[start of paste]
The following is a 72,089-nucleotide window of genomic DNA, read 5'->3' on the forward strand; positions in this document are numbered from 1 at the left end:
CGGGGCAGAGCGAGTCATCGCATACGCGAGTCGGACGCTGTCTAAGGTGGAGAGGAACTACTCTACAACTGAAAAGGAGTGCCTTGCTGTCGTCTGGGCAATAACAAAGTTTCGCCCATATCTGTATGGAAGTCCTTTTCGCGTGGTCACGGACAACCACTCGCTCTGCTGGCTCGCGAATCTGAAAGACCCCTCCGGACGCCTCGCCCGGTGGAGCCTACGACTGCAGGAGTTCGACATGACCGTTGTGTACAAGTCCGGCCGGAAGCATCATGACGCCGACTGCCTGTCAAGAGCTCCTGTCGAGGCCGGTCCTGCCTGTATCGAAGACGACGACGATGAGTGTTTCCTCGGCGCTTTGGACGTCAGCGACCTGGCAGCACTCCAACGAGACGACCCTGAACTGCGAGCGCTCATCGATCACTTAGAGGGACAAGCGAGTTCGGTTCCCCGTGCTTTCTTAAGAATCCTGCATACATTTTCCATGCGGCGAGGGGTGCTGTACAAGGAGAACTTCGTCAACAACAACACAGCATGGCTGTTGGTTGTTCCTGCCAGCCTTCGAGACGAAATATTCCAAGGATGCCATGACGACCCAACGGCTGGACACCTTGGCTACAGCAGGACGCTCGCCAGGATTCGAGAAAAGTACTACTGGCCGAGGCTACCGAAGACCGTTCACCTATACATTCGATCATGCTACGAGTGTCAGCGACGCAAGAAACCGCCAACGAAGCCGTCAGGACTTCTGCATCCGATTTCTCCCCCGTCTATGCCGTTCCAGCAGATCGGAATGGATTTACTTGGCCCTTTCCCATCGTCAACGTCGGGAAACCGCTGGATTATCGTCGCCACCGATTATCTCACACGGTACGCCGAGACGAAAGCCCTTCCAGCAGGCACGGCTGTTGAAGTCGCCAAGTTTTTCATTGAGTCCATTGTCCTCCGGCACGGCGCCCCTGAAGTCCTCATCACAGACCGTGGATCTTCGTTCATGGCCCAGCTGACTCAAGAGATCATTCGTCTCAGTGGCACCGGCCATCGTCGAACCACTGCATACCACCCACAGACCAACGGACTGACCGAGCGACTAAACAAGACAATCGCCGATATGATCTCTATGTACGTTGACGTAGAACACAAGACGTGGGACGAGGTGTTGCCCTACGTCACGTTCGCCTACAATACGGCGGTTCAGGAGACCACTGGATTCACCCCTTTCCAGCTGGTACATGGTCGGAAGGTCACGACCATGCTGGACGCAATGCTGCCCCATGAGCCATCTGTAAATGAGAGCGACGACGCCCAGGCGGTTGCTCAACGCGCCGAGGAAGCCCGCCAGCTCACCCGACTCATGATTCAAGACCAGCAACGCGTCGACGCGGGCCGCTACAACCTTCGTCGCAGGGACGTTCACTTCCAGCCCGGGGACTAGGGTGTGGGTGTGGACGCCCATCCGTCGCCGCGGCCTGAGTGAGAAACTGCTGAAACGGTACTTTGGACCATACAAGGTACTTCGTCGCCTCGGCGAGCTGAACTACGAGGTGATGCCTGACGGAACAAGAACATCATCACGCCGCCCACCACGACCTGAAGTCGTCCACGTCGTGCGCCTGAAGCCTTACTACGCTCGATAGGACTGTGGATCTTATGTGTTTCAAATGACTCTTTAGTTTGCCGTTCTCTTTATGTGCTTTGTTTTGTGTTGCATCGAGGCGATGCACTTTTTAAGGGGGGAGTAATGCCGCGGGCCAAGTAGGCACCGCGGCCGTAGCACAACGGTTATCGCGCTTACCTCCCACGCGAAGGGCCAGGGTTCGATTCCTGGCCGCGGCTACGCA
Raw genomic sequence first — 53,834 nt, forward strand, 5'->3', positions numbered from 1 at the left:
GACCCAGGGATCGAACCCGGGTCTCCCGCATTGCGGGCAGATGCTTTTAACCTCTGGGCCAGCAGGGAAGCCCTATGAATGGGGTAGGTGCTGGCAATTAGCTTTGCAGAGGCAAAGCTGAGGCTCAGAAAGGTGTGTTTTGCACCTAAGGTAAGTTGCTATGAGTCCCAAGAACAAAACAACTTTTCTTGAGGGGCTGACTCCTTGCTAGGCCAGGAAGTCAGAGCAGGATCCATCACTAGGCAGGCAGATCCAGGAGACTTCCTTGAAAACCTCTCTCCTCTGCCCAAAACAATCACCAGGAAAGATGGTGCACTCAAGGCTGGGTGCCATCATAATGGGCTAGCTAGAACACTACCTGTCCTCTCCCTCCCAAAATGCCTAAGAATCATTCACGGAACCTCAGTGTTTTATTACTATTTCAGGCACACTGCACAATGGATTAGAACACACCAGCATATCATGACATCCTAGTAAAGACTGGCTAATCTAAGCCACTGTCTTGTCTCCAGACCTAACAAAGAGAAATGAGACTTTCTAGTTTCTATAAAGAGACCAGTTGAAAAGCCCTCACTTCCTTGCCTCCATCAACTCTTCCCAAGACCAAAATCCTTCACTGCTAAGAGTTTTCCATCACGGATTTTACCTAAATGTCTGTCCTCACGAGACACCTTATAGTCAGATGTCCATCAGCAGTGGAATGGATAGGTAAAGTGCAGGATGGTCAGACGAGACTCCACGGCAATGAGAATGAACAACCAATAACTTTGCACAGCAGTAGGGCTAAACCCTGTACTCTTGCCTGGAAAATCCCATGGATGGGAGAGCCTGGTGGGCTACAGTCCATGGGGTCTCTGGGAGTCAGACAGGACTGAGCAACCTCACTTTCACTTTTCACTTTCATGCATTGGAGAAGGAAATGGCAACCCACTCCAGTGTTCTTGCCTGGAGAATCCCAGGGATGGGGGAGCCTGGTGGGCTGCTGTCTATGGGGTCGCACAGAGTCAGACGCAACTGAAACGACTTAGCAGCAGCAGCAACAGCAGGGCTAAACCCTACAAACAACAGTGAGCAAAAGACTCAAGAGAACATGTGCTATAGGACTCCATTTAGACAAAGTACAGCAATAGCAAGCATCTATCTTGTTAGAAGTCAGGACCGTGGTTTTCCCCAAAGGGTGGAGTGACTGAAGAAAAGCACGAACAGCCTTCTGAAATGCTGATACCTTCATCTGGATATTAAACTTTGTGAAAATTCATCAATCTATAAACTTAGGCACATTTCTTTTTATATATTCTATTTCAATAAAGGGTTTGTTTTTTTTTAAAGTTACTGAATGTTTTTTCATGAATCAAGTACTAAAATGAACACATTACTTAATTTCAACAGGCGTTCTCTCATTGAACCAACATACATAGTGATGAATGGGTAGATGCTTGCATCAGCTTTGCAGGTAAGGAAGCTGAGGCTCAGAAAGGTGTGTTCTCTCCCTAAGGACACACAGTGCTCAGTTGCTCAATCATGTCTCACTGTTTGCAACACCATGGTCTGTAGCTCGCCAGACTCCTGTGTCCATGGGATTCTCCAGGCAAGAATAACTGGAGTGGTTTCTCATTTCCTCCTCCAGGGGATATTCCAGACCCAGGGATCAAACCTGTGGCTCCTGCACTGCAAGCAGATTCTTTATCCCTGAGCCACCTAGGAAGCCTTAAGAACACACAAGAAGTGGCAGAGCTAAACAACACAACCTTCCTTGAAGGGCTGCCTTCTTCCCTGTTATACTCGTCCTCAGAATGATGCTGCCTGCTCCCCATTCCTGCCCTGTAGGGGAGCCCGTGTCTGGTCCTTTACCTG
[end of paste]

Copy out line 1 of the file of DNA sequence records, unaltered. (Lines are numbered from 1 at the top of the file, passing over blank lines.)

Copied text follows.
The following is a 72,089-nucleotide window of genomic DNA, read 5'->3' on the forward strand; positions in this document are numbered from 1 at the left end: